Maps appropriate to context

Maps appropriate to context

HaptiMap user context cards

The digital maps found on today’s mobile devices derive from cartographic techniques hundreds of years old. User context, however, has changed. The situations in which users find themselves accessing maps on a mobile device are very different from spreading a paper map on a table.

The HaptiMap project is an EU-funded effort to develop digital mapping enhanced with an integrated approach to haptics, audio and visual feedback and more appropriate to mobile user context.

To focus the project team on the importance of context, HaptiMap developed a set of 30 annotated photo cards illustrating some of the different scenarios in which users might be accessing maps, ranging from horse riding to carrying shopping bags. Charlotte Magnusson, who was part of Lund University’s engagement with the project, highlighted the importance of these cards in their design process. By necessity most design work takes place in an office environment, where even the most empathetic of practitioners find it hard to envisage the real contexts in which their products will be used. The cards provide HaptiMap’s team with a constant reminder of the specific contextual conditions which may effect the user experience.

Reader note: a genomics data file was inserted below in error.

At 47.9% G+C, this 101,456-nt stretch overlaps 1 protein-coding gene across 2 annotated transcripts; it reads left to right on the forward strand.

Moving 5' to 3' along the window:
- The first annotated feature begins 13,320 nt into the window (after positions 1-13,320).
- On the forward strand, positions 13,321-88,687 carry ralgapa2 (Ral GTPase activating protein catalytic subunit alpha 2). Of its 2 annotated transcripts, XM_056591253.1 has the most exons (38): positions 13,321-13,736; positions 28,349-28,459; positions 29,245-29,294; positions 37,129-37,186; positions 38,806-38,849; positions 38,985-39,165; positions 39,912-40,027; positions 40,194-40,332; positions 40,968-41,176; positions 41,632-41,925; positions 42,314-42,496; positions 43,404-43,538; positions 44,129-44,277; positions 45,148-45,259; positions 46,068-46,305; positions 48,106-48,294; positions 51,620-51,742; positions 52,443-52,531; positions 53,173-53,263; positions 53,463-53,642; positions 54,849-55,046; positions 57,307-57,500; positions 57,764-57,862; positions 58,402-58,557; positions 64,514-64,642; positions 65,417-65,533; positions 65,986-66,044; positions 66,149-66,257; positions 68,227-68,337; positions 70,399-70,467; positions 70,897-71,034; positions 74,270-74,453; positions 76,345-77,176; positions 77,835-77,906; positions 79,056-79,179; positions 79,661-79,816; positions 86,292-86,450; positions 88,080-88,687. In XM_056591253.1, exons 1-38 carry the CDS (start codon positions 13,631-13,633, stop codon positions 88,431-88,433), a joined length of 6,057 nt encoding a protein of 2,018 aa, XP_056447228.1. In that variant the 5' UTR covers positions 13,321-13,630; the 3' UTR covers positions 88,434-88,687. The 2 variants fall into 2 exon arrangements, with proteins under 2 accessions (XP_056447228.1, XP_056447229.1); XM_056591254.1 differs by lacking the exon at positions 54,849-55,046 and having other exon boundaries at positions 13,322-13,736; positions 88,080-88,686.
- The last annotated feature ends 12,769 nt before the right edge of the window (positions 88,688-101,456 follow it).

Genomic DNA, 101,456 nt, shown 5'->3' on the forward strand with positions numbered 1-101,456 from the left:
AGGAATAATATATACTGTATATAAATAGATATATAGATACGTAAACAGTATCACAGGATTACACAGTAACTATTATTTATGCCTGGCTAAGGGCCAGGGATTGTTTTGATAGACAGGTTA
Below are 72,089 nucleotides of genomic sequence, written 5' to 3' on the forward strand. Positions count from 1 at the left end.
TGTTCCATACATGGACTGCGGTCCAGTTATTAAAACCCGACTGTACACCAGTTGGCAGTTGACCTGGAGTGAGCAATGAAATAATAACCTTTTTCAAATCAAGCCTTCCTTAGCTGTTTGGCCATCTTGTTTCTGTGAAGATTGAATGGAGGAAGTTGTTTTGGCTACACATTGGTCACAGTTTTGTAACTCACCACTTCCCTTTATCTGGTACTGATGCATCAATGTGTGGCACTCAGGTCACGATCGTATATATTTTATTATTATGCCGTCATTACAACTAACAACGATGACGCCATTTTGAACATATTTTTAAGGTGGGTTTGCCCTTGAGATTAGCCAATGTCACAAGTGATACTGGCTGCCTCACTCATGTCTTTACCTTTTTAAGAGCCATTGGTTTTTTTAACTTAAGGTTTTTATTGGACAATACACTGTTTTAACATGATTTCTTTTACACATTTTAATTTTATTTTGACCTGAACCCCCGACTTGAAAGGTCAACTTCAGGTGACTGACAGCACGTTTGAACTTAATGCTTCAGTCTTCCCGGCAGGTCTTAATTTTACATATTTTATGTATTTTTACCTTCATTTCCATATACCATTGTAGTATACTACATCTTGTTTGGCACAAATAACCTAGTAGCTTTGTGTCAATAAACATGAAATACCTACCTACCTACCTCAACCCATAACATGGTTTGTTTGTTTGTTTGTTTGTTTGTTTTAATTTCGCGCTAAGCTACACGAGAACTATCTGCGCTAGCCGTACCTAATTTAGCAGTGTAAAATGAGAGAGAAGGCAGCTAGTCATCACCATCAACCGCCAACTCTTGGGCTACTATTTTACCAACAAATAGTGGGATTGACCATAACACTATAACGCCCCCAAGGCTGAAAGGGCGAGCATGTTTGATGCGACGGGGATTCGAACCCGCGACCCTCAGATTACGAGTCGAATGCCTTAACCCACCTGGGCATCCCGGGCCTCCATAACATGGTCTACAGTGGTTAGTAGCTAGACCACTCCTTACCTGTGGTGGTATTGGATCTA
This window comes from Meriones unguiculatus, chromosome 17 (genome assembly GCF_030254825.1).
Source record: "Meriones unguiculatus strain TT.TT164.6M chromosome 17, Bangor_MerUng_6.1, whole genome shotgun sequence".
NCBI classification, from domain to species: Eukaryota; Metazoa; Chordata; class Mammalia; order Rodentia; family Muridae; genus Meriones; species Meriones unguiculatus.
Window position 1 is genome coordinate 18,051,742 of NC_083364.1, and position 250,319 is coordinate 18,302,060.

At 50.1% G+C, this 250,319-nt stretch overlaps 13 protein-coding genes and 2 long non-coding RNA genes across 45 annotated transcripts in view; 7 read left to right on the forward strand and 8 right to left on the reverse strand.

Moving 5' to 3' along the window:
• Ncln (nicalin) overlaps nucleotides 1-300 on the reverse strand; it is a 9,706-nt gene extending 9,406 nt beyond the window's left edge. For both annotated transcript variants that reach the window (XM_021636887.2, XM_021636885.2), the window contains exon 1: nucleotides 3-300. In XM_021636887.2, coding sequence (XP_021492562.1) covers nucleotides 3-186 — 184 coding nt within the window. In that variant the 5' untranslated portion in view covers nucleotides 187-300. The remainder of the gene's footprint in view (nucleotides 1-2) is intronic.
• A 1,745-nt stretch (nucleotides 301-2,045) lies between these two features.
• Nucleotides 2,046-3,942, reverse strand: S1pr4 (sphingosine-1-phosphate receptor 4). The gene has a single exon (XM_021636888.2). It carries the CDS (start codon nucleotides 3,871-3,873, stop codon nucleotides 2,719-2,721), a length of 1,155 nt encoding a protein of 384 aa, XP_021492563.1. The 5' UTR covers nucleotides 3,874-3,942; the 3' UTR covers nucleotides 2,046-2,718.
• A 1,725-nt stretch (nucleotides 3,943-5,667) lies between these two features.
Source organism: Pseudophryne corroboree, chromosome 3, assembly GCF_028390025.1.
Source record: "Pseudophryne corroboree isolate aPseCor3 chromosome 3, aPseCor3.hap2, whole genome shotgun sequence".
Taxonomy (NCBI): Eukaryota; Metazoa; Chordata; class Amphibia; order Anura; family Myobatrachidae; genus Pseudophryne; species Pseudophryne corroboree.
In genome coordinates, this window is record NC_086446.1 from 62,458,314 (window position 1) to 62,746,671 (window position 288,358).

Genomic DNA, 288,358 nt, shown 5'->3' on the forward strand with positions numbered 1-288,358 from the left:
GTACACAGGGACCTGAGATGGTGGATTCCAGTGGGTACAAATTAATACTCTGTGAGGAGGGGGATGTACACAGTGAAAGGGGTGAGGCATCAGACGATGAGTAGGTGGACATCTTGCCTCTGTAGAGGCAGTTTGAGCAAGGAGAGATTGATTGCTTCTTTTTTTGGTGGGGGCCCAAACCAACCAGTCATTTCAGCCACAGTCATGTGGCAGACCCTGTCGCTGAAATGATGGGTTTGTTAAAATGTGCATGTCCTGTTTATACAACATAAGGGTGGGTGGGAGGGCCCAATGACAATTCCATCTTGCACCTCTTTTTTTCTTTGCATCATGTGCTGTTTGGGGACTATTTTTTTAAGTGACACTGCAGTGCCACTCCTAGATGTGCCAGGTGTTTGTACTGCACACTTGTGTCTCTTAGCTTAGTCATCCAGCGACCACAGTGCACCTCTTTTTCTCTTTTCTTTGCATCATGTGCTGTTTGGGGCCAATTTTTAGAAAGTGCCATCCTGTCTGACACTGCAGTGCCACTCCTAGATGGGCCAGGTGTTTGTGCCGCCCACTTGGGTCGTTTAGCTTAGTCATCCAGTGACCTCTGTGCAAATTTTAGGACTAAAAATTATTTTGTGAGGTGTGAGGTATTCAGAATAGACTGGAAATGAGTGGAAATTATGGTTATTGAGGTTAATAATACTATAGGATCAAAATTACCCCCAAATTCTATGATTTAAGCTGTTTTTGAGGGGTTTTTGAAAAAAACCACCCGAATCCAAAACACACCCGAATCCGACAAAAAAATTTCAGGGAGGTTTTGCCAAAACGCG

The result is a freely available toolkit of ready-to-use Android modules which add a variety of haptic, audio and visual effects to mapping applications. Magnusson showed me some examples, including a map where the user could run their finger over roads and place names while feeling tactile confirmation and hearing the descriptions read aloud. There are obvious benefits for partially sighted users, but also broader use cases for a variety of ‘eyes free’ scenarios when it isn’t convenient or safe to dedicate visual attention to the map.

The HaptiMap team have also experimented with a haptic vocabulary for communicating direction instructions through tactile feedback. There are separate sequences of vibrations, of varying length and frequency, used to indicate left, right, straight ahead and distance to target. Similar to the increasing frequency of beeps in car parking sensors, HaptiMap’s tactile vocabulary is remarkably effective at conveying navigation without ever needing to look at a visual display.

Magnusson, herself an experienced researcher of haptics, explained that the team had spent considerable time trying to understand which types of vibration feedback seemed most natural and were best at capturing user attention.

The potential applications for this are numerous: Magnusson described how the French government’s research agency – CEA – has been using similar techniques to develop devices better suited to the needs of field workers.

HaptiMap’s toolkit is available to download and a worthwhile resource which should encourage user experience practitioners to experiment beyond the confines of visual design. It is an important addition to the nascent, but growing, set of resources available to help designers afford equal importance to visual, tactile and audible elements within mobile user experience. MEX is an active proponent of this approach and continues to raise awareness and facilitate the creation of new ideas in this area under the auspices of Pathway #9.

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